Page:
- From: Town Crier
Home & Garden Issue: Spring 2005
Press mentions of You Grow Girl, Gayla Trail, or her work and books.
- From: Town Crier
Home & Garden Issue: Spring 2005
There has been some confusion about my name recently, with reporters writing that my true surname is Sanders. Trail is infact my true surname. It is the name I was born with, and the name on my original birth certificate. Without going into a long-winded explanation, my name was changed to Sanders in childhood when my mother married and I have since changed it back.
So just to clarify, Trail is not a made-up name, but is my real surname passed down from my maternal grandmother, to whom I dedicated the book.
From: Saucy Magazine
“This is the gardening book I wish I could have had when I started out gardening. New gardeners will find this book to be a fine primer on planning a garden (whether in-ground or in containers), sowing seeds, planting, growing and harvesting, making compost, and coping with garden diseases and pests, and experienced gardeners will also enjoy its style, energy, ideas and attitude.
You Grow Girl is written in a casual, conversational tone, but itÃ¢â‚¬â„¢s never dumbed-down: plants are referred to by botanical name (and the book tells you why: Ã¢â‚¬Å“Using Latin names sounds nerdy and pretentious, especially when common names are so easy, but itÃ¢â‚¬â„¢s actually a valuable communication tool that will make asking questions at the nursery and talking to other gardeners a whole lot clearer. Plus, it makes you feel really smart.Ã¢â‚¬Â). Instructions are never given as mere commands from on high, but are accompanied by sensible, clear-cut and convincing explanations (Ã¢â‚¬Å“Thinning: Your little seedlings are going to shoot up like power plants. Just when theyÃ¢â‚¬â„¢re looking their best, itÃ¢â‚¬â„¢s time to show some tough love. A bunch of tightly packed seedlings can become sickly as they fight for root space, light, and nutrition. ItÃ¢â‚¬â„¢s a brutal job, but sacrificing a few will be worth it in the long runÃ¢â‚¬Â).
Urban gardeners will be thrilled to find step-by-step instructions on growing not just flowers, but food, on their fire escapes, windowsills or balconies — and may be inspired to join or start up a community garden. You Grow Girl takes you beyond the garden with ideas for botanical and gardening crafts ranging from the practical (building a planter box) to the fanciful (starting a carnivorous plant container bog garden). ItÃ¢â‚¬â„¢s refreshing to find these projects presented with the attitude of “hereÃ¢â‚¬â„¢s something thatÃ¢â‚¬â„¢s cool to do as a gift for a friend or a gift to yourself,” rather than as an imaginary merit badge competition. IÃ¢â‚¬â„¢ve already decided to try the gardening apron sewing project (and the chive-blossom infused vinegar project, the chicken-wire cloche project, and the lavender-and-calendula gardener hand salve projectÃ¢â‚¬Â¦).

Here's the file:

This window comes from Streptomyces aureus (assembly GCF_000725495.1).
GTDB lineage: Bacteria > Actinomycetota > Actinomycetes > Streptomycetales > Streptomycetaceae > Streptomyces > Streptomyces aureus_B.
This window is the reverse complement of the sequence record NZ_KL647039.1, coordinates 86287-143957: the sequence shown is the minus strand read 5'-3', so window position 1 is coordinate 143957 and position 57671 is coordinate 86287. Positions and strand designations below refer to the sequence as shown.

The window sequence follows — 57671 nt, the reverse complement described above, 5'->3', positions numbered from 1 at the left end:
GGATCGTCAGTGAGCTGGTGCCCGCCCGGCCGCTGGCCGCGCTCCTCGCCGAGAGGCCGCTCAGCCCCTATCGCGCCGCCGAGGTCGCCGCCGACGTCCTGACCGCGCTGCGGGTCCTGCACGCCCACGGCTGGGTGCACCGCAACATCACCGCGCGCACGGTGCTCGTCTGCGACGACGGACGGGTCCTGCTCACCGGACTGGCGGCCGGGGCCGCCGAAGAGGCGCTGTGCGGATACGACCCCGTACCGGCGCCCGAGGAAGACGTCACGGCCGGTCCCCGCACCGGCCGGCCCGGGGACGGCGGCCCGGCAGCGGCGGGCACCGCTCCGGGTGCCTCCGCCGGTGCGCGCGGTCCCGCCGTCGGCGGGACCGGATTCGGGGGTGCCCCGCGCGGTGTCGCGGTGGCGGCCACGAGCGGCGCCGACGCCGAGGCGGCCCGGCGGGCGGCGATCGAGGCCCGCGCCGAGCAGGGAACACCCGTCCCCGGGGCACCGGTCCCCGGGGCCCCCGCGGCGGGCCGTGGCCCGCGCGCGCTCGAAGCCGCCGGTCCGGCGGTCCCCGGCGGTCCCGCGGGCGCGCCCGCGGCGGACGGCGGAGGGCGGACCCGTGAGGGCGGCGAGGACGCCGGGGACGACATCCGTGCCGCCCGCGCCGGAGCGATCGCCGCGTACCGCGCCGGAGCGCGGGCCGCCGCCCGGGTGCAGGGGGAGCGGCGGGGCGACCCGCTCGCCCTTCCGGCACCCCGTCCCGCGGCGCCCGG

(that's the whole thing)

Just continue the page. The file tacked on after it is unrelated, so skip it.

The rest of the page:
Although the back cover proclaims that Ã¢â‚¬Å“this is not your grandmotherÃ¢â‚¬â„¢s gardening book,” the lessons in this book are timeless. What you can learn about how to garden from this book will remain viable long after the low-slung trousers on its cover have gone in and out of fashion a few times — and even after itÃ¢â‚¬â„¢s remembered a generation or two from now as having been someoneÃ¢â‚¬â„¢s grandmotherÃ¢â‚¬â„¢s gardening book.”- Chan Stroman
There has been lots of excitment here in You Grow Girl land so I’ll start with updating my trip to New York and work from there. But before I do I am proud to announce that the You Grow Girl book has gone for a second printing! Woo Hoo!
The weather in New York was fairly schizophrenic with bright, sunshiny goodness one day and cold rain and thunderstorms the next. Thankfully the weather was great for the party at GRDN in Brooklyn. Thanks to Suzanne and her team who did an amazing job as hosts providing lots of good eats and treats. The store was fabulous and I was very impressed by the selection of plants in stock. In addition to herbs they had a really spectacular selection of lithops (only $3.00 each). I wanted to bring some home very badly but alas it is not legal to take plant material over the border so I had to be satisfied with looking. I made several unsuccessful attempts to persuade locals to buy one so I could live vicariously through them.
Photos: Outside GRDN, Outside with full view, Outside View 2, Y’All Stars, Y’All Stars again, party people, food spread, book browsing, book signing, Suzanne in the background, Cal in the foreground, more partiers, strawberry pot demonstration.
Photos of the event were taken by Davin Risk.
Earlier in the day I had an interview and photoshoot in the Sixth Street and Avenue B Community Garden in the East Village for a Dutch newspaper. I was interviewed by Beertje and photographed by Keetja Allard. The article comes out in Holland in a week or so but here are some photos taken by Davin Risk documenting the shoot. 1, 2, 3
I was greatly impressed by the East Village Gardens and managed to run into a large number of them by chance just walking around. Some photos:
- Sixth Street & Avenue B, the garden. Cold hardy opuntia. The gardens were definitely ahead in New York. Hands
- The Creative Little Garden
- 110 East Houston St.
- A creative use for old piping.
- This sign placed amidst a patch of Japanese Knotweed is great.
I have lots more community garden photos to share but they are all taken with film and I haven’t gotten to them yet.